#Reviewing All The Ways We Kill and Die

There is abundant conflict studies scholarship available to help us understand strategy, doctrine, history, and materiel. However, if we want to understand the human experience of war and its terrible challenges to flesh, morality, youth, and innocence, then we must turn to literature. Each war gives us novels, poems, and memoirs, often written by veterans, who capture both what makes their war its own moment and what makes it profoundly and terribly eternal. Over the last decade, a growing number of literary accounts of the post 9/11 wars have emerged, as faithful to their time as Tim O’Brien (The Things They Carried) and Karl Marlantes (Matterhorn) were to the Vietnam War. Phil Klay, Kevin Powers, and Benjamin Busch, to name only three, are among the American veterans who are establishing the war literature of their generation, combining literary skill with profound evocations of war and its post-deployment impact.

Brian Castner is another active contributor to this literary war canon that manages to bridge the gap between the battlefield world of strategy and tactics and the interior world of experience, trauma and memory. All the Ways We Kill and Die is a singular book both in the way it explains the unique and vexing nature of asymmetric warfare on the one hand and explores the signature wounds of this war—physical, mental, and spiritual—on the other.

Castner’s memoir, The Long Walk, is an account of his two tours in Iraq as a U.S. Air Force EOD (explosive ordnance disposal) officer in 2005 and 2006, and of his physical and spiritual recovery from that experience. The “long walk” is an EOD operator’s term for what Castner calls “the solo approach to an IED, the tactic of last resort.” In Castner’s memoir, the long walk becomes the struggle to shed “the Crazy,” the combination of physical and neural trauma from repeated bomb blasts, PTSD, and moral injury. Crazy becomes both a condition and a proper name, an identity that has to be cast loose in order to become husband and father. Writing, and the hard soul-work of reflection that accompanies good writing, became Castner’s path to wellness.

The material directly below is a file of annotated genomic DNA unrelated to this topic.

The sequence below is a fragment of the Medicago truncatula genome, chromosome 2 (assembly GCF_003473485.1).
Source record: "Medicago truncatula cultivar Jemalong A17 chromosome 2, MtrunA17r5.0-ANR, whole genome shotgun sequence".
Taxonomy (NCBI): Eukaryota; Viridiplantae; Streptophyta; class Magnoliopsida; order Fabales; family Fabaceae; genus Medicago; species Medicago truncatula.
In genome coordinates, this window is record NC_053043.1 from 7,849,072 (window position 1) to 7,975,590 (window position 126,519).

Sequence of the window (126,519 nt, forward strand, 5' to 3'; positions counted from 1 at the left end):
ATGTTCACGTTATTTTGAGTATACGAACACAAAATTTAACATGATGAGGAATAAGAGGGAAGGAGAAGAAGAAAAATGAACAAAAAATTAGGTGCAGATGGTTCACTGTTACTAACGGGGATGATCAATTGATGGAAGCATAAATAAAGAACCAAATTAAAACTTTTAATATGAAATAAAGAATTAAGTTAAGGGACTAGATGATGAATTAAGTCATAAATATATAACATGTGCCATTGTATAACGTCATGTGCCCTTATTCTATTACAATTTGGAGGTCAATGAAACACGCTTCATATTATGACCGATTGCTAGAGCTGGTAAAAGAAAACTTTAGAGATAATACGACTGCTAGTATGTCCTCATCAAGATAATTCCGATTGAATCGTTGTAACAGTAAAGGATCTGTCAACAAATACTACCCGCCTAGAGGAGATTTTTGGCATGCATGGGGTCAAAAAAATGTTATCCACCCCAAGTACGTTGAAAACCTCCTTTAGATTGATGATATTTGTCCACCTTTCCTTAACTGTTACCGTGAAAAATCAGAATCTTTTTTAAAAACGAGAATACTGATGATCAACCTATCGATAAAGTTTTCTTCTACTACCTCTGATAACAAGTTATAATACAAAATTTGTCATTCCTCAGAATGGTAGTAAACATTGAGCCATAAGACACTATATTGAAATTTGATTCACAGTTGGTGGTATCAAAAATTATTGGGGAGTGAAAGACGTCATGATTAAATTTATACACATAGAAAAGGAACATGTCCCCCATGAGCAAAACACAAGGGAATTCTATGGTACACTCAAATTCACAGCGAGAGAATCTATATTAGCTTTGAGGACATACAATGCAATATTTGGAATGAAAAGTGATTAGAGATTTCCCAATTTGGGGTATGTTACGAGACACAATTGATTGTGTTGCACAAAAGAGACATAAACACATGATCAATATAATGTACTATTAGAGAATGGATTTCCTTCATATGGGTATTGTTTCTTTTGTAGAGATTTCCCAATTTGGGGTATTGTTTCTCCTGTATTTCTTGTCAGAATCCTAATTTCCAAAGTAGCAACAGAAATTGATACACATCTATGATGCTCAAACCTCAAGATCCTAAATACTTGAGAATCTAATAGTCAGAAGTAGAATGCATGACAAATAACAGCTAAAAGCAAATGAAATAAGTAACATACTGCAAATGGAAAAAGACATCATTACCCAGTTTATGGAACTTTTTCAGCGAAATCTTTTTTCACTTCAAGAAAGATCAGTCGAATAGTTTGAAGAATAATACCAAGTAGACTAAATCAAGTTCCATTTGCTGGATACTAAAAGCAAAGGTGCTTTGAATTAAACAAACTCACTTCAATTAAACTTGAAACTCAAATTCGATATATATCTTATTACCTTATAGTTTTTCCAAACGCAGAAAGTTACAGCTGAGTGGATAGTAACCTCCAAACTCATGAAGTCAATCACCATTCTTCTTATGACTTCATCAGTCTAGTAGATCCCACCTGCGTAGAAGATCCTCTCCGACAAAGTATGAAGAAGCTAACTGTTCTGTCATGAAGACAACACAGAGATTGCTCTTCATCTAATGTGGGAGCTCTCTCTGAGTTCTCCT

What makes Castner such a compelling voice is not just his truthfulness, which can be harrowing, but also that his writing is so good. Consider this account of the persistence of war memory, in which he bookends the stark clarity of images from the start of each EOD call with the fragile and fading memory of his children.

My brain had been torn and ripped by explosions, memories of my children stolen or faded, blown apart in each blast. So how do I remember every inch, every second of the move to a call? I am surrounded by reminders. They come unbidden, springing to mind. Every pair of boots I own are sandy. My rifle is always waiting for me. My children’s first steps are my walk to the truck.[1]